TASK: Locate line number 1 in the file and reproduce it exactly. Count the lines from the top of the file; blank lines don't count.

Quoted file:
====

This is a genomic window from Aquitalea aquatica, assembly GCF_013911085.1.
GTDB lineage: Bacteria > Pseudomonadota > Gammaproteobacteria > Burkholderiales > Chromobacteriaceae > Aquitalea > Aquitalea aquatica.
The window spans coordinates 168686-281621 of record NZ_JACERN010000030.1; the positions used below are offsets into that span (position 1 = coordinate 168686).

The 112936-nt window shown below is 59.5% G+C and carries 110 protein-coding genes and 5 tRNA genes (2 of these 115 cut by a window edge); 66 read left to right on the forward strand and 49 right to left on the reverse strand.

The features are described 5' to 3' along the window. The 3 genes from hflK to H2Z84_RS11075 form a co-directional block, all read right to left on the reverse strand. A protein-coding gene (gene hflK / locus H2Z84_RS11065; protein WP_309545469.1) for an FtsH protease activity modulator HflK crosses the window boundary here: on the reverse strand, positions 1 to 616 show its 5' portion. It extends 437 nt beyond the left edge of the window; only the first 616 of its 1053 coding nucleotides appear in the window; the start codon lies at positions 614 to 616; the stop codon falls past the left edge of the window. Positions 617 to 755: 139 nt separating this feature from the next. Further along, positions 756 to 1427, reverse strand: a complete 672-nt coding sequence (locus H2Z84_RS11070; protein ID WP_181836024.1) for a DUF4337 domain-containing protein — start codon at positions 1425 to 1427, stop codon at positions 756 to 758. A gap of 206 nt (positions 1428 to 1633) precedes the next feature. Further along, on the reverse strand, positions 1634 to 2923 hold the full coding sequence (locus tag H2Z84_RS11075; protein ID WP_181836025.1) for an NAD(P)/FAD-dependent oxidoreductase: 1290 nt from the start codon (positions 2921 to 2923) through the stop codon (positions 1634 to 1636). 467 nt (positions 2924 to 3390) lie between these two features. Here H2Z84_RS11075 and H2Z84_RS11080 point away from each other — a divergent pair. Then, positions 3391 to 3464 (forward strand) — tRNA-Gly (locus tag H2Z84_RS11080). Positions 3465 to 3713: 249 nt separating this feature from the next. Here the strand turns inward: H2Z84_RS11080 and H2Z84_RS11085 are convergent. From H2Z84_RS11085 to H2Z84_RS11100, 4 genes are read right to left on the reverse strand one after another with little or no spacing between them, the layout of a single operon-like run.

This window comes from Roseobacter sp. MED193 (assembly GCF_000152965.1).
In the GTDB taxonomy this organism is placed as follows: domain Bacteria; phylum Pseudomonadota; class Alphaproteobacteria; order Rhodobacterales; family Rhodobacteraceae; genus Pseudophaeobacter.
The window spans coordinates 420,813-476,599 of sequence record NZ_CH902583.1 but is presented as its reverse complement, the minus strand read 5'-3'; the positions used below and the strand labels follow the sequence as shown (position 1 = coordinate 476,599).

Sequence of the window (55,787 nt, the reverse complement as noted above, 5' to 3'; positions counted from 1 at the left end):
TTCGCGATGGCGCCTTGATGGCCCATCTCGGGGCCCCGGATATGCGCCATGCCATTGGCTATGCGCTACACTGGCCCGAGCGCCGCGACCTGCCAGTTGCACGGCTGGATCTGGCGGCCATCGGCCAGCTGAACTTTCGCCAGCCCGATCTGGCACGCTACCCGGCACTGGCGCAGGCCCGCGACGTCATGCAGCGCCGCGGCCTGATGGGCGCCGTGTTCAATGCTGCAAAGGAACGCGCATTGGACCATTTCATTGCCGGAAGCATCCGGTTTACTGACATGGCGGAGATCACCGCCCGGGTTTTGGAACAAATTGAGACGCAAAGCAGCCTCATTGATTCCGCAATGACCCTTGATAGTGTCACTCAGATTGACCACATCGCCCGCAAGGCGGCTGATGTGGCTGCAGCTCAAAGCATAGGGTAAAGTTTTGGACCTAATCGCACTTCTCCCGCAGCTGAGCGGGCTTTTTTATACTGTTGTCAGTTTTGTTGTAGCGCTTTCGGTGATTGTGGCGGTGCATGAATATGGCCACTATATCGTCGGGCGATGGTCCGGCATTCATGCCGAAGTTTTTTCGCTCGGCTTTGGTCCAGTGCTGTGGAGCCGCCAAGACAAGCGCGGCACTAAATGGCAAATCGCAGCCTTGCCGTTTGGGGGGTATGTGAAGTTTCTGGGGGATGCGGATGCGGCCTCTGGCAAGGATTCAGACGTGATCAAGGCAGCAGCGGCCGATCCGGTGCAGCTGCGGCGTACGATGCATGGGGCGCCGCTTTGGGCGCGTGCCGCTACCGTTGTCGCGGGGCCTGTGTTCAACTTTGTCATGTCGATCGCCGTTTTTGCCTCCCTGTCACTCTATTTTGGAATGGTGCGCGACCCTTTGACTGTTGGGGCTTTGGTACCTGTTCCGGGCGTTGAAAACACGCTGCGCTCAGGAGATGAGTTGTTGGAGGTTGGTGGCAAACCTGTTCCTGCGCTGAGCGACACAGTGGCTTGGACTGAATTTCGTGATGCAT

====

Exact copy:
This is a genomic window from Aquitalea aquatica, assembly GCF_013911085.1.